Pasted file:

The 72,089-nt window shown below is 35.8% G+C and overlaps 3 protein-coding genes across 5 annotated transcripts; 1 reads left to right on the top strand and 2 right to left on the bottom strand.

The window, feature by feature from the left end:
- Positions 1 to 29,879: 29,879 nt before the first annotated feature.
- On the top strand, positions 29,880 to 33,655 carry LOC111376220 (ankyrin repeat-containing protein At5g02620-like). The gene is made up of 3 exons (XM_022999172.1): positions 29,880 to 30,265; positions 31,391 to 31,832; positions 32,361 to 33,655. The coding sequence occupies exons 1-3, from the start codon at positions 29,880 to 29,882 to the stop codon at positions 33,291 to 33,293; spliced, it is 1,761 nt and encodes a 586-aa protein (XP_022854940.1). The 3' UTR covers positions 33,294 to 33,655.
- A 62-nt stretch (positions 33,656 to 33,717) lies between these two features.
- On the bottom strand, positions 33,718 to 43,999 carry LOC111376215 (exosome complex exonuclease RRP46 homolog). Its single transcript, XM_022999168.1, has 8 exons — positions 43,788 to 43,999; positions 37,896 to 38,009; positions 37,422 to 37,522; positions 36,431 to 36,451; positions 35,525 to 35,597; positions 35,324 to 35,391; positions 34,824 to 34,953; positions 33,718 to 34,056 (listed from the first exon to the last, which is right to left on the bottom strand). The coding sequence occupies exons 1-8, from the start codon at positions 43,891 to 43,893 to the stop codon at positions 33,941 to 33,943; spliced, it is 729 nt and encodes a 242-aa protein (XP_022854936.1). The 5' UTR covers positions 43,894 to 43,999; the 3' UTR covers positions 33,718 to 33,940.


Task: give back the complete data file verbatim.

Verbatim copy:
The 72,089-nt window shown below is 35.8% G+C and overlaps 3 protein-coding genes across 5 annotated transcripts; 1 reads left to right on the top strand and 2 right to left on the bottom strand.

The window, feature by feature from the left end:
- Positions 1 to 29,879: 29,879 nt before the first annotated feature.
- On the top strand, positions 29,880 to 33,655 carry LOC111376220 (ankyrin repeat-containing protein At5g02620-like). The gene is made up of 3 exons (XM_022999172.1): positions 29,880 to 30,265; positions 31,391 to 31,832; positions 32,361 to 33,655. The coding sequence occupies exons 1-3, from the start codon at positions 29,880 to 29,882 to the stop codon at positions 33,291 to 33,293; spliced, it is 1,761 nt and encodes a 586-aa protein (XP_022854940.1). The 3' UTR covers positions 33,294 to 33,655.
- A 62-nt stretch (positions 33,656 to 33,717) lies between these two features.
- On the bottom strand, positions 33,718 to 43,999 carry LOC111376215 (exosome complex exonuclease RRP46 homolog). Its single transcript, XM_022999168.1, has 8 exons — positions 43,788 to 43,999; positions 37,896 to 38,009; positions 37,422 to 37,522; positions 36,431 to 36,451; positions 35,525 to 35,597; positions 35,324 to 35,391; positions 34,824 to 34,953; positions 33,718 to 34,056 (listed from the first exon to the last, which is right to left on the bottom strand). The coding sequence occupies exons 1-8, from the start codon at positions 43,891 to 43,893 to the stop codon at positions 33,941 to 33,943; spliced, it is 729 nt and encodes a 242-aa protein (XP_022854936.1). The 5' UTR covers positions 43,894 to 43,999; the 3' UTR covers positions 33,718 to 33,940.